(ATR) I cannot recall a Summer Olympics as worry-free as Tokyo with one year to go.
The Olympic Stadium is now 90 percent complete. (Getty Images)
For me, the counting begins in Barcelona, where I observed roadways that seemed years from completion. Atlanta came with its own feverish rush to finish. Sydney was calm, but Athens was filled with concerns. In Beijing we worried about traffic and human rights. London faced doubts on crowd management and security.
Rio 2016 takes the gold medal for Olympic anxiety. Whether timely delivery of venues and infrastructure, the safety of spectators, or the stability of the Brazilian economy and government, there was plenty of worry to go around.
Things were already fraying in 2013 when the IOC selected the 2020 host. This wariness about Rio is believed to have turned IOC voters to the candidate city with the best reputation for delivering on a project as complex as the Olympics.
Tokyo was the easy winner in two rounds; Madrid was eliminated in the first round. In the second round, Tokyo -- promising to deliver the Games with a “safe pair of hands” --smashed Istanbul 60 to 36.
Six years later, Tokyo organizers appear to be delivering on that pledge.
As the year-to-go mark hits the calendar, anxiety over last minute construction is absent. The two biggest projects -- the new National Stadium and the Olympic Village -- are close to completion.
We are not breaking into a sweat about a furious rush to finish roads, subway lines or airport terminals. Tokyo came equipped with infrastructure to support an Olympics.
But there is worry about literal sweat. Mitigating heat, preventing injury and illness during the height of the Japanese summer has taken over construction as the last-minute worry for the Tokyo Olympics. Cooling systems, a dawn start to the marathon and other steps are being taken to lessen risks.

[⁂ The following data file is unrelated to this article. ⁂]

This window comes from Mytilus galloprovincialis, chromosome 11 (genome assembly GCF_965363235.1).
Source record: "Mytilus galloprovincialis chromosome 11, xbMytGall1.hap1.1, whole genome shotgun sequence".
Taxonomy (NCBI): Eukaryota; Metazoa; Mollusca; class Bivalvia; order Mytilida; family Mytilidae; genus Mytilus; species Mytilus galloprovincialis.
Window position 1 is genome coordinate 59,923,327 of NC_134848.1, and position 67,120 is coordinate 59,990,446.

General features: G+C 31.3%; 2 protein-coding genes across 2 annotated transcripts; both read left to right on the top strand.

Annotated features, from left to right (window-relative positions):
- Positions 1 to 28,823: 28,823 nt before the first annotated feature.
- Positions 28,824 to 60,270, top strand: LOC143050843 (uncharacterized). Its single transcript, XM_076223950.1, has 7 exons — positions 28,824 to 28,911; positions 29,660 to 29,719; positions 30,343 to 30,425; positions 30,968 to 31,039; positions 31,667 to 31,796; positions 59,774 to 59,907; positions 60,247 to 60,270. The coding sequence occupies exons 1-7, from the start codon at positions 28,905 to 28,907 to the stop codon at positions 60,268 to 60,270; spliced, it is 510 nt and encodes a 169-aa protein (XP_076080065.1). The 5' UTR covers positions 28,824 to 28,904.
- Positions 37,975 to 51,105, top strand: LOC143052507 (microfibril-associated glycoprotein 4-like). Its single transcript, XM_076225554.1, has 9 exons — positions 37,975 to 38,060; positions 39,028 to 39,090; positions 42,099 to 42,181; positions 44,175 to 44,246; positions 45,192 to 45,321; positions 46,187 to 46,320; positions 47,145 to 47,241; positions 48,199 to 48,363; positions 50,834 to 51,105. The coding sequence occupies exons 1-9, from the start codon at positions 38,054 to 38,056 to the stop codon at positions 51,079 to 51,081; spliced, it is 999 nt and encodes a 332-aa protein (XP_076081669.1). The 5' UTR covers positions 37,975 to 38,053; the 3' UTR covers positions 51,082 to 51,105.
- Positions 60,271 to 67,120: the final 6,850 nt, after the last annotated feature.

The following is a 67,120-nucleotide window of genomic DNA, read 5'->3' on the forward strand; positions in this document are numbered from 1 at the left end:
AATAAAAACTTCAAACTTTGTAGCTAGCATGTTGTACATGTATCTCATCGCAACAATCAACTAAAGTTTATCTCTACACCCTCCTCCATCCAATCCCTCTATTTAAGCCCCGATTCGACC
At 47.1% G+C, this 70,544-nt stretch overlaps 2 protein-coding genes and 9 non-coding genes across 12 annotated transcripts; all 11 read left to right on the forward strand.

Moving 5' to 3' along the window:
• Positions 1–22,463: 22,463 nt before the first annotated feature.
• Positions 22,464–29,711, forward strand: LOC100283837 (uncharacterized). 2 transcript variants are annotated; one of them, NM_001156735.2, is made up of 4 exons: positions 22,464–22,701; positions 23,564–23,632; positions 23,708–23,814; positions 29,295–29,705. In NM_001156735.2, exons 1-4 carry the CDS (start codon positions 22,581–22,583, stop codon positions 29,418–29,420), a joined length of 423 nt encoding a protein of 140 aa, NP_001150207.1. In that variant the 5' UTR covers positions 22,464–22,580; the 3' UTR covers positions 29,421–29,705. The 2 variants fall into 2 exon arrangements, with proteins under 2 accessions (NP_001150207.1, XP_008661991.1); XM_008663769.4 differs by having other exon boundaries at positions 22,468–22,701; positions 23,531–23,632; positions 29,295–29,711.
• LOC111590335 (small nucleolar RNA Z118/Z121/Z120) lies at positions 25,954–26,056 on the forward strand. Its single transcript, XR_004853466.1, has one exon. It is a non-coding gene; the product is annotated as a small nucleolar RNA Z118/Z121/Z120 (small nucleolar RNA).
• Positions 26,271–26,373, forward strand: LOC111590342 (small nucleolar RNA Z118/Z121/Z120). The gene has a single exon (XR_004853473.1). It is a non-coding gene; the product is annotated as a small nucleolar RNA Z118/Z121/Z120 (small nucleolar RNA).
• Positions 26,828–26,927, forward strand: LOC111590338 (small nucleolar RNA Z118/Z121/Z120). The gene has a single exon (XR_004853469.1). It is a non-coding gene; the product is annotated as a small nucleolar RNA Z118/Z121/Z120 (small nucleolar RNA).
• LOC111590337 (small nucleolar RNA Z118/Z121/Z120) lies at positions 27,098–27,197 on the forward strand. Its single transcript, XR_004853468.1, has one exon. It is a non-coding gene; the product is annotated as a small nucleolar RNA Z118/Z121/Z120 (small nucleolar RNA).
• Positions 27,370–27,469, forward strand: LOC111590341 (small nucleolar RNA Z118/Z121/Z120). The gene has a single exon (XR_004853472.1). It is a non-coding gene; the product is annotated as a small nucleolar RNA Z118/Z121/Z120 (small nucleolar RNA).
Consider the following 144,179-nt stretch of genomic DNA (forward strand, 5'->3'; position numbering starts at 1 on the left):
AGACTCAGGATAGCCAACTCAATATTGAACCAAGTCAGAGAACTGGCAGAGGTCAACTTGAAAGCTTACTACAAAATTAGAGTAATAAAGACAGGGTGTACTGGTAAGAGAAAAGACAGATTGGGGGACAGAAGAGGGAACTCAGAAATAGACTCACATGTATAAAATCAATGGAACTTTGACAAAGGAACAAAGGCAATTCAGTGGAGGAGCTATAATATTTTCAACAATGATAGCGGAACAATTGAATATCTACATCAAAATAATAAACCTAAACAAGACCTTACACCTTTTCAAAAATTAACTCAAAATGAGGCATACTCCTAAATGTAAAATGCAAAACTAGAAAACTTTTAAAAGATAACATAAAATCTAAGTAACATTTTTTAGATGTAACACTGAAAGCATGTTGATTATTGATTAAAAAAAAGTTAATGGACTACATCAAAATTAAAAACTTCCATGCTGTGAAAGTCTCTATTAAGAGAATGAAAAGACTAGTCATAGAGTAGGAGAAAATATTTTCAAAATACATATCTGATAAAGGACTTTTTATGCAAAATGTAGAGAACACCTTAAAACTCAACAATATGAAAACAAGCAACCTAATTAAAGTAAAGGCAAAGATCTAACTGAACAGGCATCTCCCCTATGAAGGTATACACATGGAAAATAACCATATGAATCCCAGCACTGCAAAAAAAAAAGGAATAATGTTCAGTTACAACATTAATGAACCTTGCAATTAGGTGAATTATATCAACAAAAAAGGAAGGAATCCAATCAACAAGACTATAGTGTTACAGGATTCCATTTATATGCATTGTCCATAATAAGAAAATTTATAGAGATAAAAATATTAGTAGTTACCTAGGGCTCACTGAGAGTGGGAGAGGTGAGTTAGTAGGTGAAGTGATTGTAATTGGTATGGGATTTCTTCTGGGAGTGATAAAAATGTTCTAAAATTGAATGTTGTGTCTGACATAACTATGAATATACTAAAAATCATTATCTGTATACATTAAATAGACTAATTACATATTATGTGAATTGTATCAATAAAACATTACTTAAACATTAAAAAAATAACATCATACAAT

Traffic, too, is still a concern. But whether Barcelona or Beijing, it always seems to work in the end, one way or the other. And consider this: Atlanta and Sydney -- probably two of the most transit-savvy host cities -- both experienced transport jitters as the Games began.
Yes, Tokyo will cost billions more than first forecast. But instead of ignoring the rising tide, the IOC, organizing committee and government dived in to reverse the flow. The budget triage began four years ago, before it was too late. In Rio, when it came time to host
Tokyo mascots Miraitowa and Someity. (ATR)
the Paralympics, the coffers were bare,
And unlike most other Olympic hosts, Tokyo should not be encumbered with useless venues post-Games. The budget axe for Tokyo fell heaviest on plans to construct new venues, favoring existing venues. While that may not equate to a compact venue plan, it means that sustainability may truly be playing a role in the Games of the future.
Word has come this week that newly-installed Emperor Naruhito will be the honorary patron of the Tokyo Olympics and Paralympics. While strictly a matter of protocol, the stability of the Imperial House, along with the more meaningful stability in both municipal and national
governments, comes in sharp contrast to the train wreck in Rio four years ago.
While a group of activists in Tokyo this week will launch new efforts to prevent the Olympics from taking place next year, their numbers are small.
Record-setting ticket sales orders from Japan would seem to indicate broad commercial, if not public support for the 2020 Olympics and Paralympics.
We’re not sure about the strange mascots that represent the Tokyo Games. The blue one, Miraitowa is the Olympics mascot. The pink pal, for the Paralympics, is named Someity. Loaded with symbolism, the still don't fulfill my expectations of cuddly. Get used to them. They will be everywhere for the next year.
Mascots aside, without disaster looming Tokyo 2020 can take advantage of the final year like no other host city.
Organizers can focus on the details of test events, dozens of which are ahead. The Olympic Torch relay next year should be a blazing path to opening ceremony. New sports for the Olympics like surfing, karate and skateboard will capture attention, instead of having to fight for the spotlight against pre-Games angst about budgets or deadlines.
ATR Editor Ed Hula in Tokyo. (ATR)
We can debate the mascots instead of the host country’s human rights policies.
Worry-free Olympics? Not possible, even in Japan.
Dialing back the worry just enough to keep complacency in check?
Tokyo writes the book.
Written by Ed Hula.
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